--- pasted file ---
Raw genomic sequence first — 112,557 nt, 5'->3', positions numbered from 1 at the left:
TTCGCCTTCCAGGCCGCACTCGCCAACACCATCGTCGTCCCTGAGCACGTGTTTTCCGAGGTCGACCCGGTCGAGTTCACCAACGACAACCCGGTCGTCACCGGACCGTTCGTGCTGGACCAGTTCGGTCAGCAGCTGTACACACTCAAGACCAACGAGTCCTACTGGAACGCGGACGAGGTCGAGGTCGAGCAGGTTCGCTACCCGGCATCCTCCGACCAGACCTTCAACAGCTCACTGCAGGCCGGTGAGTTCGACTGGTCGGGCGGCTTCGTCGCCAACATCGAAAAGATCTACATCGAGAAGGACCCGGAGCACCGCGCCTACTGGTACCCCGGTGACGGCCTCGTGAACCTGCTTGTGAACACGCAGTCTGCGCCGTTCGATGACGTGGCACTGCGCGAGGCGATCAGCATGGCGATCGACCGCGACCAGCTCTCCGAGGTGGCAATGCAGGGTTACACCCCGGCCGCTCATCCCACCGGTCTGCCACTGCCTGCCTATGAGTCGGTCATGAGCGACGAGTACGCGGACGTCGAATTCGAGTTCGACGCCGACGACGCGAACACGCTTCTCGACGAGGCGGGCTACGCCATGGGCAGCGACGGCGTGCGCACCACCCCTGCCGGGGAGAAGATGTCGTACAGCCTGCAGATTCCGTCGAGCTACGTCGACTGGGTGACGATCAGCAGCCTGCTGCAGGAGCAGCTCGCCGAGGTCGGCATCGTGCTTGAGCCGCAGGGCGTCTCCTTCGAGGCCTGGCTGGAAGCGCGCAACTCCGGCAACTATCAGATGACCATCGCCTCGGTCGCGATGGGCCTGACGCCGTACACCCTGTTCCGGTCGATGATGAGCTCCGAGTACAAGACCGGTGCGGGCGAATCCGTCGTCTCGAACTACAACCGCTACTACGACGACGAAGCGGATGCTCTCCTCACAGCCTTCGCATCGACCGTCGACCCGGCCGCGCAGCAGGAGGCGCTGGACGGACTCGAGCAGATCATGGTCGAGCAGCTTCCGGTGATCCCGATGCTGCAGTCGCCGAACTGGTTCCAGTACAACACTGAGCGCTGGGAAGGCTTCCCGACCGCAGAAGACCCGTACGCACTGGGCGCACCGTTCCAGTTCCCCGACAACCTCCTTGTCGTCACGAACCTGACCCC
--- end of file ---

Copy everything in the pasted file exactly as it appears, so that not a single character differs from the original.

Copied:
Raw genomic sequence first — 112,557 nt, 5'->3', positions numbered from 1 at the left:
TTCGCCTTCCAGGCCGCACTCGCCAACACCATCGTCGTCCCTGAGCACGTGTTTTCCGAGGTCGACCCGGTCGAGTTCACCAACGACAACCCGGTCGTCACCGGACCGTTCGTGCTGGACCAGTTCGGTCAGCAGCTGTACACACTCAAGACCAACGAGTCCTACTGGAACGCGGACGAGGTCGAGGTCGAGCAGGTTCGCTACCCGGCATCCTCCGACCAGACCTTCAACAGCTCACTGCAGGCCGGTGAGTTCGACTGGTCGGGCGGCTTCGTCGCCAACATCGAAAAGATCTACATCGAGAAGGACCCGGAGCACCGCGCCTACTGGTACCCCGGTGACGGCCTCGTGAACCTGCTTGTGAACACGCAGTCTGCGCCGTTCGATGACGTGGCACTGCGCGAGGCGATCAGCATGGCGATCGACCGCGACCAGCTCTCCGAGGTGGCAATGCAGGGTTACACCCCGGCCGCTCATCCCACCGGTCTGCCACTGCCTGCCTATGAGTCGGTCATGAGCGACGAGTACGCGGACGTCGAATTCGAGTTCGACGCCGACGACGCGAACACGCTTCTCGACGAGGCGGGCTACGCCATGGGCAGCGACGGCGTGCGCACCACCCCTGCCGGGGAGAAGATGTCGTACAGCCTGCAGATTCCGTCGAGCTACGTCGACTGGGTGACGATCAGCAGCCTGCTGCAGGAGCAGCTCGCCGAGGTCGGCATCGTGCTTGAGCCGCAGGGCGTCTCCTTCGAGGCCTGGCTGGAAGCGCGCAACTCCGGCAACTATCAGATGACCATCGCCTCGGTCGCGATGGGCCTGACGCCGTACACCCTGTTCCGGTCGATGATGAGCTCCGAGTACAAGACCGGTGCGGGCGAATCCGTCGTCTCGAACTACAACCGCTACTACGACGACGAAGCGGATGCTCTCCTCACAGCCTTCGCATCGACCGTCGACCCGGCCGCGCAGCAGGAGGCGCTGGACGGACTCGAGCAGATCATGGTCGAGCAGCTTCCGGTGATCCCGATGCTGCAGTCGCCGAACTGGTTCCAGTACAACACTGAGCGCTGGGAAGGCTTCCCGACCGCAGAAGACCCGTACGCACTGGGCGCACCGTTCCAGTTCCCCGACAACCTCCTTGTCGTCACGAACCTGACCCC